Thomas Rodger

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Thomas Rodger, c.1863 Thomas Rodger.jpg
Thomas Rodger, c.1863

Thomas Rodger (8 April 1832 – 6 January 1883) was an early Scottish photographer. He studied at the University of St Andrews and was a protégé of Dr. John Adamson who also persuaded him to become a photographer. [1] At age 14, he was apprenticed to Dr. James, a local chemist and druggist, whilst studying at Madras College. [2] [3] Adamson later taught him the calotype process which he had earlier taught his famous brother, Robert Adamson. Adamson persuaded him to assist Lord Kinnaird in his calotype studio at Rossie Priory. Rodger enrolled at the Andersonian College of Glasgow to study medicine, but Adamson persuaded him to set up a professional business in calotyping in St Andrews. [3]

University of St Andrews university in St Andrews, Fife, Scotland

The University of St Andrews is a public university in St Andrews, Fife, Scotland. It is the oldest of the four ancient universities of Scotland and, following Oxford and Cambridge universities, the third-oldest university in the United Kingdom and English-speaking world in general. St Andrews was founded in 1413 when the Avignon Antipope Benedict XIII issued a papal bull to a small founding group of Augustinian clergy.

John Adamson (physician) Scottish physician, photographer, physicist, lecturer and museum curator

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Madras College Secondary school in St Andrews, Fife, Scotland

Madras College, often referred to as Madras, is a Scottish comprehensive secondary school located in St Andrews, Fife. It educates over 1,400 pupils aged between 11 and 18 and was founded in 1833 by the Rev. Dr Andrew Bell.

In 1853 he was awarded the Aberdeen Mechanics' Institution Medal. In 1855, Rodger was awarded the Silver Medal of the Society of the Arts for his paper on Collodion Calotype. [4] He won the Edinburgh Photographic Society Medal in 1856 and the International Photographic Exhibition Medal in 1877. [3] When the Photographic Society of Scotland was established in 1856, Rodger was one of its original members. [1] [5]

Rodger's photographs can mainly be found in the St Andrews University Library and museum. He was also the author of the best known portrait of his master John Adamson in around 1865. Rodger himself was a protégé of Ivan Szabo (1822–1858) in the 1850s, who later opened his own studio in Edinburgh. [6] Rodger was known to attend the Congregational Church at St Andrews, along with James Valentine, who he probably photographed in around 1850. [7]

The Museum of the University of St Andrews (MUSA) opened in October 2008 and is associated with the University of St Andrews. The museum houses a selection of the University's historic and artistic collections, which comprise over 112,000 artefacts. They are displayed across four galleries which aim to tell the story of the University. The museum also contains a ‘Learning Loft’ for workshops and a viewing terrace with panoramic views over St Andrews Bay.

James Valentine (photographer) Scottish photographer

James Valentine was a Scottish photographer. Valentine's of Dundee produced Scottish topographical views from the 1860s, and later became internationally famous as the producers of picture postcards.

There is a blue plaque in his honour in St Andrews outside his house and studio (now the University Careers Centre). It says "The first professional photographer in St. Andrews, he was taught the calotype process by Dr John Adamson, who induced him to make it his life's work. His pictorial record of the town, its people, the fisher folk and eminent visitors, brought him great fame. His favour with visiting royalty gave him journeys to London on Royal Photographic missions. He built this house and in it the first photographic studio in the town. Brewster, the Adamsons and Rodger made St. Andrews a world centre of photography." [8]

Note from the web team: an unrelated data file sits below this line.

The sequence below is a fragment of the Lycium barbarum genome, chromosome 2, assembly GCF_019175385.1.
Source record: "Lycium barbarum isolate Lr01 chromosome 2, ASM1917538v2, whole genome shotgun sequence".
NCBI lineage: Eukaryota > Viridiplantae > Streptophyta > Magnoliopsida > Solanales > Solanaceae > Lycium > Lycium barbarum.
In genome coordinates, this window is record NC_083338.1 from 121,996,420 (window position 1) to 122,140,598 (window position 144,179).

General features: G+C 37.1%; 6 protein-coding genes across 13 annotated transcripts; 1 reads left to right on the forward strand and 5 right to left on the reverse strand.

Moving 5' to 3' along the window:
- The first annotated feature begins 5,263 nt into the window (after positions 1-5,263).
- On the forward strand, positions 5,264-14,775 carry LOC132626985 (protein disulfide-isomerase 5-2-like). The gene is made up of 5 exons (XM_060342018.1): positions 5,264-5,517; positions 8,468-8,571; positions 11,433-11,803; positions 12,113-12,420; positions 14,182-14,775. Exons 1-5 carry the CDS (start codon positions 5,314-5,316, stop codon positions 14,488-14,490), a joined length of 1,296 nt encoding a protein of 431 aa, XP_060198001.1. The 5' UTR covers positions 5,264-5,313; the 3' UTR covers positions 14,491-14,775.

David Brewster British astronomer and mathematician

Sir David BrewsterKH PRSE FRS FSA(Scot) FSSA MICE was a British scientist, inventor, author, and academic administrator. In science he is principally remembered for his experimental work in physical optics, mostly concerned with the study of the polarization of light and including the discovery of Brewster's angle. He studied the birefringence of crystals under compression and discovered photoelasticity, thereby creating the field of optical mineralogy. For this work, William Whewell dubbed him the "father of modern experimental optics" and "the Johannes Kepler of optics."

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  1. 1 2 Stevenson, Sara; Adamson, Robert (1981). David Octavius Hill and Robert Adamson: catalogue of their calotypes taken between 1843 and 1847 in the collection of the Scottish National Portrait Gallery. Scottish National Portrait Gallery, National Galleries of Scotland. p. 29. ISBN   978-0-903148-37-5 . Retrieved 18 July 2012.
  2. (Firm), Hans P. Kraus, Jr. (c. 1987). Sun pictures. Hans P. Kraus, Jr., Inc. p. 9. Retrieved 18 July 2012.
  3. 1 2 3 "Early Photography Collection of St Andrews University Library". Archives Hub. Archived from the original on 2 May 2014. Retrieved 19 July 2012.
  4. Society of Arts (Great Britain) (1855). Journal of the Society of Arts. The Society. p. 47. Retrieved 18 July 2012.
  5. Art Libraries Society (2003). Art libraries journal. ARLIS. p. 24. Retrieved 18 July 2012.
  6. "Mrs Janet Ross Playfair. Wife of surgeon-general George Playfair". University of St Andrews. Archived from the original on 23 December 2012. Retrieved 18 July 2012.
  7. "Mr James Valentine". University of St Andrews. Archived from the original on 23 December 2012. Retrieved 18 July 2012.
  8. Blue Plaque for Thomas Rodger

Further reading